Questions to Ponder on the Nature of Portraiture…..
- What is meant by the “Faciality” of Western culture? Do you agree with this characterization? Why or why not?
- In what way does a portrait embody or model virtue? When does this function of portraiture wane?
- In what way do portraiture and biography form a double helix? And aren’t you impressed that I know what a double helix is?!
- What effect did the booming business of psychology have on portraiture?
- What is the danger of reading a man’s character from his portrait? Is physiognomy destiny? When does the skill of the artist tip the balance in the appreciation of portraiture?
- The portrait in not only about the body and face, but also about the mind and character of the subject. Discuss!
- What is the duality of likeness and type?
- What would Descartes say about all this? Wherein lies identity? It’s the old mind-body problem again!
- What is caricature and when does it originate?
- What was the “New Objectivity” project? What is the impact of photography on the art of portraiture?
Hey everyone, I hope you enjoyed this relatively short article and another fun round of “Where’s Waldo”! I found Brusati’s essay to be quite engaging, alongside the little game of finding the artists inside the portraits. I have to say, it reminded me so much of optical illusions, in the sense that you are searching for figures in the painting that might not be so obvious to find. I don’t want to talk too much about the stuff yet, because I want to save some for our awesome discussion on Thursday. Obviously, I want this to be discussion based, so feel free to comment on my questions or even just vent out your thoughts while reading the article. I can’t wait to discuss the article in class on Thursday!
1. I wanted to start off by addressing the traditional conventions of portraiture. Brusati states that “instead of appearing in pictures as embodied human subjects according to the usual conventions of portraiture, these still-life painters transform themselves into pictures”. Do you agree with this statement? If so, are they still portraits or a hybrid form of painting that have portrait-like qualities?
2. I also wanted to take a moment to reflect on the theoretical interaction between the artist, subject, possible patron, and audience. How do you think subjects would react to the insertion of the artist into the painting alongside the sitter? Do you believe that this was a possible way to not only inflate the ego of the artist, as well as increase the value of the painting for the sitter?
3. As we have seen in some of the portraits Brusati has presented, the artists’ depictions of themselves are sometimes more hidden than others. Consider Clara Peeter’s Still Life, and Peter Paul Rubens Four Philosophers. Based on Brusati’s theories, can we make such strong assumptions about the artists’ character based on how they depict themselves in the work, or are we looking to deep into their character, as previous articles have warned against?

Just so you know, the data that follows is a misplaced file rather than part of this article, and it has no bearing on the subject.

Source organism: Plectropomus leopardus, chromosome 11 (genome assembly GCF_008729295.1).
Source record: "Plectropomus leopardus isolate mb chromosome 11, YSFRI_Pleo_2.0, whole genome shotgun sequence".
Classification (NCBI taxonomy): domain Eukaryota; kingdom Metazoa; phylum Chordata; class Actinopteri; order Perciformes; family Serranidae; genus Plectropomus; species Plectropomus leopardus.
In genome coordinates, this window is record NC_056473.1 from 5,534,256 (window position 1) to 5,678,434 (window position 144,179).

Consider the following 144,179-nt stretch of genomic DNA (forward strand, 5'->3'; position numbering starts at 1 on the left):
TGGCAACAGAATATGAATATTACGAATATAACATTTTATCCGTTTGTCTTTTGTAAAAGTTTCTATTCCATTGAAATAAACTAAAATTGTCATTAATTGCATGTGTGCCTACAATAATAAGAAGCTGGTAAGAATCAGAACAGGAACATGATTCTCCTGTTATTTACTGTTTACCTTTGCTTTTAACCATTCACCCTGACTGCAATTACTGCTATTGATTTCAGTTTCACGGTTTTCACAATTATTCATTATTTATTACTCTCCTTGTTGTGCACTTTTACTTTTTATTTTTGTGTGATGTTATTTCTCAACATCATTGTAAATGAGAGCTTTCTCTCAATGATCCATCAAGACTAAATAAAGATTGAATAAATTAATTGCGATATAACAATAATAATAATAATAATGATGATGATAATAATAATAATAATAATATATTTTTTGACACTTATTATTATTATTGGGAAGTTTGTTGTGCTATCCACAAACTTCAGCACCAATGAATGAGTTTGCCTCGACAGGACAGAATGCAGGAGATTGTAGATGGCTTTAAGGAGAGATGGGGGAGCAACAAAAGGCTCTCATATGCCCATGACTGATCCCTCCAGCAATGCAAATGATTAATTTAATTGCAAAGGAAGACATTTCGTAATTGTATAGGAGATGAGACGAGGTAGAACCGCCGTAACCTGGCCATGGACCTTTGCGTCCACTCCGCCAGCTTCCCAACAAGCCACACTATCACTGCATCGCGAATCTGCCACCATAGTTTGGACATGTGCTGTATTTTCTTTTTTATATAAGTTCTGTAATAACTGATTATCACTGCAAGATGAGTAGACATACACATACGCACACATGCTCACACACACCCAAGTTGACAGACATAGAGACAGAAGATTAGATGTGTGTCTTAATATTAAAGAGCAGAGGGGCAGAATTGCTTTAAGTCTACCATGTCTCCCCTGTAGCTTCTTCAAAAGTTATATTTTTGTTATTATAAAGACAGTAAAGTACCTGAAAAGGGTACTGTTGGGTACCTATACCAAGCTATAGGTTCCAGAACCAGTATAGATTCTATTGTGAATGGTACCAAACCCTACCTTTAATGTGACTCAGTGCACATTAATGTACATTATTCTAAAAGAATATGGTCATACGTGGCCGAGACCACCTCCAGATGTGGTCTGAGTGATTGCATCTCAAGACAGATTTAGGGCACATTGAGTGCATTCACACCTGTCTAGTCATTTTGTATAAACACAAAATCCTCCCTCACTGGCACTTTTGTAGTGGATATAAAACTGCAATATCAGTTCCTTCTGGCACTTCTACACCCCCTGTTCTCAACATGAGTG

4. Celeste Brusati mentions that one of the concerns with vanitas still-life imagery is the focus on “morality and the fragility of human life – its pleasures, passions, possessions, and ambitions”. I wanted to open up a discussion about Brusati’s statement. Could you not say that portraits in general can potentially be seen in a negative light, by displaying ones’ vanity for all others to see?
5. Ok so let’s talk about Samuel van Hoogstraeten. Brusati states that “the artist disappears into the artistry, with his pictorial counterfeit of the brush, mirror, comb, and other implements he used to fashion his appearance”. This reminded me very much of Arcimboldo’s Fire, based on the concept of the items make the man, literally. However in Hoogstraeten’s work the items do not create a physical likeness in the literal sense. Are these 2 works still portraits are they only portraits figuratively?
Musings about the Readings in S. West on the different roles Portraiture fulfills….
1. In what ways can a portrait affirm or challenge social hierarchies? Think of specific examples of portraits that demonstrate these divergent phenomena.
2. What is the underlying message of most royal portraits?
3. How is the burgeoning Middle Class depicted in portraiture? Why do you think that portraits of powerful people had “affinities with the moral, elevated qualities of history paintings,” and those of the middle classes were allied to scenes of everyday life?
4. What in your opinion accounts for the status of portraiture in the history of art?
5. How was the genius viewed in society? How was he depicted in art?
6. What does the advent of photography do for the celebrity?
7. How is the “other” depicted in portraiture? Remember Egypt?
8. How does group portraiture change the social equation? What are the ways in which group identity was conceived and conveyed?
9. What types of group portraits are there?
10. What are some of the issues that underlie the portrayal of families in portraits? How does the family portrait paradigm shift over time?
11. Civic groups such as guilds, militia, confraternities, and charities often commissioned portraits that expressed their collective identity. Though sharing an ideological bond, the individuals in these groups betray the complex personal, public, and psychological dimensions of say, a family. How did painters come to terms with such a demanding commission?
12. Why is Rembrandt’s “Night Watch” such a visual coup?
13. What are the special demands posed by portraits of artists’ groups? Is it possible for a group portrait to express an ideal as compellingly as an individual portrait may?
The Fiction of the Pose and the Functions of Portraiture….
- The viewer must become an armchair archaeologist in viewing portraits. How does this article define that role?
- Do you believe that the image is the result of collaboration between the artist and the subject?
- What are the possible pitfalls of this definition of a portrait?